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Abstract, Acta Hortic. 1207, 2018

Biochar (the solid, carbon-rich co-product of biomass pyrolysis), in addition to carbon sequestration, soil amelioration and improvement of plant performance, can significantly reduce the severity of foliar and soil-borne diseases in various crops. Nevertheless, the mechanisms associated with soil-borne disease suppression are not fully understood. This study tested the effects of two contrasting biochars at concentrations of 0-3% (w/w) on fusarium crown and root rot (FCRR) of tomato caused by Fusarium oxysporum f. sp. radices-lycopersici (FORL) and the mechanisms of disease suppression. We found that biochar suppressed FCRR of tomato at higher biochar concentrations by up to 79%. The mechanism of disease suppression could not be explained by direct toxicity, as no significant mycelium radial growth inhibition was detected by either biochar up to 3% in an in-vitro assay. Biochar amendment significantly increased the counts of culturable general bacteria, but had no effect on filamentous fungi counts. PCR-DGGE analyses of the 16S rRNA gene showed substantial differences in rhizosphere bacterial composition between biochar-amended and control non-amended soils. The enrichment of bacterial abundance, beneficial microorganisms and shifts in microbial community structure may play important roles in the overall effects of biochar on disease suppression either through direct antagonist effects towards pathogens or indirectly via induction of systemic resistance in the plant.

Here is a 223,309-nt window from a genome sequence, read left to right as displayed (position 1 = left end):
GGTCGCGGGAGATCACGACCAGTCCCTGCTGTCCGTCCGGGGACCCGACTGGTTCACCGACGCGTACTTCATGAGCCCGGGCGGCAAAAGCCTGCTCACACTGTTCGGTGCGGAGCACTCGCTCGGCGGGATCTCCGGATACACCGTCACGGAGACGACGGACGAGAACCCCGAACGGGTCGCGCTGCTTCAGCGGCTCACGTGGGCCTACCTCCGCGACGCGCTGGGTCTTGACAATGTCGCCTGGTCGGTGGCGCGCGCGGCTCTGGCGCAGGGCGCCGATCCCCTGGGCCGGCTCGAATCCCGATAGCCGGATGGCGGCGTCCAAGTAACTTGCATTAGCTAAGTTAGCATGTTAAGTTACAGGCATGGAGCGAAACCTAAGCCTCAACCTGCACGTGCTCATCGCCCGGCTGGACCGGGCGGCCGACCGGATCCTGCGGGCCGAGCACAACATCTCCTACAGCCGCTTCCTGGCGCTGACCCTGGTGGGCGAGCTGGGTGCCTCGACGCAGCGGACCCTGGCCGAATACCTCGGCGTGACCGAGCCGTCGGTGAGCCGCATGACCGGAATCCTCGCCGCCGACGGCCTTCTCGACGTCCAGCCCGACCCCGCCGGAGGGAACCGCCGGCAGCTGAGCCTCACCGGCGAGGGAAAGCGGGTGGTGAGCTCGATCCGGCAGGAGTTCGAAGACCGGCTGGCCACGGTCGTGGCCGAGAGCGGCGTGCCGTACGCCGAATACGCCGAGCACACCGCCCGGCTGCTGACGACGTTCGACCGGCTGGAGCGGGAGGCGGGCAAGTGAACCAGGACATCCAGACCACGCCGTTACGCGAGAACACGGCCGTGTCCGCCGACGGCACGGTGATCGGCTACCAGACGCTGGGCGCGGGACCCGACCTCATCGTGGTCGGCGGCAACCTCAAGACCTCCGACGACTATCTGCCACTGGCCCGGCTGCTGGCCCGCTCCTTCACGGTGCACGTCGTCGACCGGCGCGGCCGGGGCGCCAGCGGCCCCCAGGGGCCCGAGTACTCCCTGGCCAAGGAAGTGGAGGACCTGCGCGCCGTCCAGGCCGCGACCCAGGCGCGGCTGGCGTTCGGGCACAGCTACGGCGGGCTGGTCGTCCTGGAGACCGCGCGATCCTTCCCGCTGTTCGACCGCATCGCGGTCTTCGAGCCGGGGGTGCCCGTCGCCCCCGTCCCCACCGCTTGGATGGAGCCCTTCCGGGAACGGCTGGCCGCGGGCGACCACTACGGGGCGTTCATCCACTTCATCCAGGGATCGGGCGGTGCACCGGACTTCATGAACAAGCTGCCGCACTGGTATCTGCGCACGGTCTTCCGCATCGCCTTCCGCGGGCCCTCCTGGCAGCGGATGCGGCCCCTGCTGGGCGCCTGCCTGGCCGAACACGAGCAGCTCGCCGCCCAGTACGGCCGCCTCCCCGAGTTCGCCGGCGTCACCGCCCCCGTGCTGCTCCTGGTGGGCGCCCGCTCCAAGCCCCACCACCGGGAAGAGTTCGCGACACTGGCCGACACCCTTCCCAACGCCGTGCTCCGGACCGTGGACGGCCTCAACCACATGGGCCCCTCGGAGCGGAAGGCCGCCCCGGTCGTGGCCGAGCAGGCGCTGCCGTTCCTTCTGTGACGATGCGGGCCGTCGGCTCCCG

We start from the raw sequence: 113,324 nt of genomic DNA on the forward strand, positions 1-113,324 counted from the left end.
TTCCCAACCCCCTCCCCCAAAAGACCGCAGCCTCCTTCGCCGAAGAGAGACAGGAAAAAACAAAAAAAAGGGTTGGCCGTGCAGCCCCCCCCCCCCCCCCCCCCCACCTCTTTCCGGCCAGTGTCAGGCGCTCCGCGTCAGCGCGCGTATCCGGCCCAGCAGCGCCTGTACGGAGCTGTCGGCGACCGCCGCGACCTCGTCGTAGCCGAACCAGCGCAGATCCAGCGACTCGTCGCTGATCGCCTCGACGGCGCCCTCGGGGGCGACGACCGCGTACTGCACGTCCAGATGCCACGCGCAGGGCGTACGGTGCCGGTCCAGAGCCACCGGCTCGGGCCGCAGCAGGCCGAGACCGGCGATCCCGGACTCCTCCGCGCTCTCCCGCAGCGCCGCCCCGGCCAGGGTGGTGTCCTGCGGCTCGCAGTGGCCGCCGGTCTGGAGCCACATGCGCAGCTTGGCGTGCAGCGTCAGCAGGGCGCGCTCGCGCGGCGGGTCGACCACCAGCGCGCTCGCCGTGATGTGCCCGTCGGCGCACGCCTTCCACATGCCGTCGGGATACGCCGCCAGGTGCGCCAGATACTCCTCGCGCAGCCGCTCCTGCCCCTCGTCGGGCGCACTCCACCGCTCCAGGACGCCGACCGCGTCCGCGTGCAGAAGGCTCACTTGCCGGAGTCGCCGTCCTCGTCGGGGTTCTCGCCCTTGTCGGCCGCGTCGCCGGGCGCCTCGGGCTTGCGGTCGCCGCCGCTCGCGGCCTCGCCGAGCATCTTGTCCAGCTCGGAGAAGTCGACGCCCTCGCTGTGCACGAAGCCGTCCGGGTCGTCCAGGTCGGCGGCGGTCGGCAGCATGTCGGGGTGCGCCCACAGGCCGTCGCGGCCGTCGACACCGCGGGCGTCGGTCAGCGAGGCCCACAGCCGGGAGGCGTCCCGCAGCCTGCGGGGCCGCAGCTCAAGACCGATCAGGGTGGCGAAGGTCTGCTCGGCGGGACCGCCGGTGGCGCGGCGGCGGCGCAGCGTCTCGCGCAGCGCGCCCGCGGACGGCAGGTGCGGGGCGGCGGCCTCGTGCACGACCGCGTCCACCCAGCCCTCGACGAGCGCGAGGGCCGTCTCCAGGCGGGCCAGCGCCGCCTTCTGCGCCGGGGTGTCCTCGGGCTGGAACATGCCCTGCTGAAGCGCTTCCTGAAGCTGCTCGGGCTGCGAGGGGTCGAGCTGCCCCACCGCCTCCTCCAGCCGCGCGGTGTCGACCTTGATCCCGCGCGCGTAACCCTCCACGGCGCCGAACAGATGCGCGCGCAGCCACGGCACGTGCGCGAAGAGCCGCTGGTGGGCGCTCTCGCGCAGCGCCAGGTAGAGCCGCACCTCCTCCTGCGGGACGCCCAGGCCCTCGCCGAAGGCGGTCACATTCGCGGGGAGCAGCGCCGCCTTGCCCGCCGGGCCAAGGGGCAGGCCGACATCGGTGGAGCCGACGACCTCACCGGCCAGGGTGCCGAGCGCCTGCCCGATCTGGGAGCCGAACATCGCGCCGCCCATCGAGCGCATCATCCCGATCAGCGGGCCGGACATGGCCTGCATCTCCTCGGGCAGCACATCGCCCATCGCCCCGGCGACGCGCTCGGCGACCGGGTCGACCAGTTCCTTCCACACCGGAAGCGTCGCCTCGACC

tomato disease, fusarium crown and root rot, biotic stress, plant productivity, organic soil amendment, microbiome